Coyotes thrive in suburban settings and even some urban ones. A study by wildlife ecologists at Ohio State University yielded some surprising findings in this regard. Researchers studied coyote populations in Chicago over a seven-year period , proposing that coyotes have adapted well to living in densely populated urban environments while avoiding contact with humans. They found, among other things, that urban coyotes tend to live longer than their rural counterparts, kill rodents and small pets, and live anywhere from parks to industrial areas. The researchers estimate that there are up to 2,000 coyotes living in "the greater Chicago area" and that this circumstance may well apply to many other urban landscapes in North America. URL accessed on January 9, 2006. In Washington, D.C.'s Rock Creek Park, coyotes den and raise their young, scavenge roadkill, and hunt rodents. "I don't see it as a bad thing for a park," the assigned National Park Service biologist told a reporter for ''Smithsonian Magazine'' . "I see it as good for keeping animal populations in control, like the squirrels and the mice."
In another testament to the coyote's habitat adaptability, a coyote nicknamed "Hal" made his way to New York City's Central Park in March 2006, wandering about the park for at least two days before being captured by officials. New York's parks commissioner Adrian Benepe noted this coyote had to be very "adventurous" and "curious" to get so far into the city. An incident also occurred in April 2007 in the Chicago Loop district, where a coyote, later nicknamed "Adrian", quietly entered a Quizno's restaurant during the lunch hours; it was later captured and released at a wildlife rehab center near Barrington, Illinois.
In February 2010, up to three coyotes were spotted on the Columbia University campus, and another coyote sighting occurred in Central Park.
Coyotes are difficult to tame, except when raised from a very young pup, and even then, much of their wild temperament shows when they reach puberty. Coyotes have never been domesticated with the possible exception of the Hare Indian Dogs, which may have been domesticated coyotes or dog-coyote hybrids, used by the Hare Native American tribe of northern Canada for hunting. Naturalist John Richardson, who studied the breed in the 1820s, before it was diluted by crossings with other breeds, could detect no decided difference in form between the breed and coyotes, and surmised that it was a domesticated version of the wild animal.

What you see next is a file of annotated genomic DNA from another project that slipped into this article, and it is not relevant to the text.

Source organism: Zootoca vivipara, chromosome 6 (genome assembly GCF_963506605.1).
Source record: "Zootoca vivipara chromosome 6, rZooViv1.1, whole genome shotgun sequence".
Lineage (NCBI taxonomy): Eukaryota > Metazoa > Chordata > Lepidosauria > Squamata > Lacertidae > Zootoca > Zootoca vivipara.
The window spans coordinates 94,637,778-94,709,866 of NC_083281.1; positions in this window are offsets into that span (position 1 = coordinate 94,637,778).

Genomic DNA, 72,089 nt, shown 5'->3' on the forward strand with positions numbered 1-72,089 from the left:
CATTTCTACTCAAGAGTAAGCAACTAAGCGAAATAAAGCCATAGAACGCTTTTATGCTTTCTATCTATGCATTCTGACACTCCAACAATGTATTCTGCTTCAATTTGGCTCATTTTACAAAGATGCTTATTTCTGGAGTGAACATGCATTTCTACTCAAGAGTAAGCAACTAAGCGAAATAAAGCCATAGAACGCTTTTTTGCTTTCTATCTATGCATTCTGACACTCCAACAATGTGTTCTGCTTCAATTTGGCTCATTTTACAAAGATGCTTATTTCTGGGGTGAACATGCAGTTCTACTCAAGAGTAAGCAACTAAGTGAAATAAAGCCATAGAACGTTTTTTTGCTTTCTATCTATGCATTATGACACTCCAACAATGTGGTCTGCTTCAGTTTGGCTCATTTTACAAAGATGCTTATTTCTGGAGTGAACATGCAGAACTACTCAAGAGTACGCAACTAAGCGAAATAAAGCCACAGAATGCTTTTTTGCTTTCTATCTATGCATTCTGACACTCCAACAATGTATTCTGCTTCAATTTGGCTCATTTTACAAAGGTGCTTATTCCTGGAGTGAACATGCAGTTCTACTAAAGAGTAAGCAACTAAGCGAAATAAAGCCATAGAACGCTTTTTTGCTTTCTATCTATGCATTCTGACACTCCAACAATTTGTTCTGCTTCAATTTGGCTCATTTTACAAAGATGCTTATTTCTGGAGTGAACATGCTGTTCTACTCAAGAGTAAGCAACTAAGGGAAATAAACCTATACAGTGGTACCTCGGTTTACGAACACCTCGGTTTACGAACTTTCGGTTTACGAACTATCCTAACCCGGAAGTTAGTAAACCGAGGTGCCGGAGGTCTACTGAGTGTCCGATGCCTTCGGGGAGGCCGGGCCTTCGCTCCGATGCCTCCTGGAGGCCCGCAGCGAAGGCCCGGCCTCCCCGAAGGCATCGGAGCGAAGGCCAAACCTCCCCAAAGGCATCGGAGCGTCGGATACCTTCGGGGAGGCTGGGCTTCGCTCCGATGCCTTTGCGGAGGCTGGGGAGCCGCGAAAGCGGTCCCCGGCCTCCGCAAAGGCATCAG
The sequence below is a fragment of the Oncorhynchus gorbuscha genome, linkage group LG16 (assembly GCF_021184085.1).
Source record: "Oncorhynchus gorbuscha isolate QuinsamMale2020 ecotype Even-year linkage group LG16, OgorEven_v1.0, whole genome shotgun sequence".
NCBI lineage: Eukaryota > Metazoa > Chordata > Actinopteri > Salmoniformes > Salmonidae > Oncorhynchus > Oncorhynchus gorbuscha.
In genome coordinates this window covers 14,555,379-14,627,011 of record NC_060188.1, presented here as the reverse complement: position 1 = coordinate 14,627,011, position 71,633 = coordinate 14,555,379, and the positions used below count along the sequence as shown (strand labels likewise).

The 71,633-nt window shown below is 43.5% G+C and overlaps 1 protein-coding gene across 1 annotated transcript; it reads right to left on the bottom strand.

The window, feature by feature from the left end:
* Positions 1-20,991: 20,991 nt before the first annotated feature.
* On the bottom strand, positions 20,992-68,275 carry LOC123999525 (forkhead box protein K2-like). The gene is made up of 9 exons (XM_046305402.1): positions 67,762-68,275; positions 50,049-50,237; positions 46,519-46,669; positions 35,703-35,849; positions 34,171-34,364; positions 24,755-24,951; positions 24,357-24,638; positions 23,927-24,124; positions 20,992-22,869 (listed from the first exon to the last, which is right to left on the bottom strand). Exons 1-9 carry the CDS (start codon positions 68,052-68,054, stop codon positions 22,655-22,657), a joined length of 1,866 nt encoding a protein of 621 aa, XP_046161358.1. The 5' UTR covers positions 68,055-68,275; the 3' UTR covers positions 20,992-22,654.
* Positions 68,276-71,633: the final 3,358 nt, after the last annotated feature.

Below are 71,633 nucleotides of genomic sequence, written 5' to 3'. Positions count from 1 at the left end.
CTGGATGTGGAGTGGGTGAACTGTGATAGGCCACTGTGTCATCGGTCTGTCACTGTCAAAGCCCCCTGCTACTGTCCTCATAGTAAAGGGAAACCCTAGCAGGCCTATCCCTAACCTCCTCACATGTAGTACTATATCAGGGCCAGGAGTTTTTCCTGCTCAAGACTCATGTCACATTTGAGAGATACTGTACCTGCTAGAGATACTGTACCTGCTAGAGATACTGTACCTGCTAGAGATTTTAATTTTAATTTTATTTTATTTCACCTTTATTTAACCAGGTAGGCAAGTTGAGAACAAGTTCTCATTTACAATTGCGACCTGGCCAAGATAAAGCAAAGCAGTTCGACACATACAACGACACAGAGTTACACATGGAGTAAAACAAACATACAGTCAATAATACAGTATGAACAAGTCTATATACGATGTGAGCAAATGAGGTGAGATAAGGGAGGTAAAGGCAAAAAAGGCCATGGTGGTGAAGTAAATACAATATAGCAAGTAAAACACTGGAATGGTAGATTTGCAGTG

ReproductionFemale coyotes are monoestrous, and remain in estrus for two to five days between late January and late March, during which mating occurs. Once the female chooses a partner, the mated pair may remain temporarily monogamous for a number of years. Depending on geographic location, spermatogenesis in males takes around 54 days, and occurs between January and February. The gestation period lasts from 60 to 63 days. Litter size ranges from one to 19 pups; the average is six. These large litters act as compensatory measures against the high juvenile mortality rate – about 50–70% of pups do not survive to adulthood. The pups weigh approximately 250 grams at birth, and are initially blind and limp-eared. Coyote growth rate is faster than that of wolves, being similar in length to that of the dhole. The eyes open and ears become erect after 10 days. Around 21–28 days after birth, the young begin to emerge from the den, and by 35 days, they are fully weaned. Both parents feed the weaned pups with regurgitated food. Male pups will disperse from their dens between months six and 9, while females usually remain with the parents and form the basis of the pack. The pups attain full growth between 9 and 12 months old. Sexual maturity is reached by 12 months. Unlike wolves, mother coyotes will tolerate other lactating females in their pack.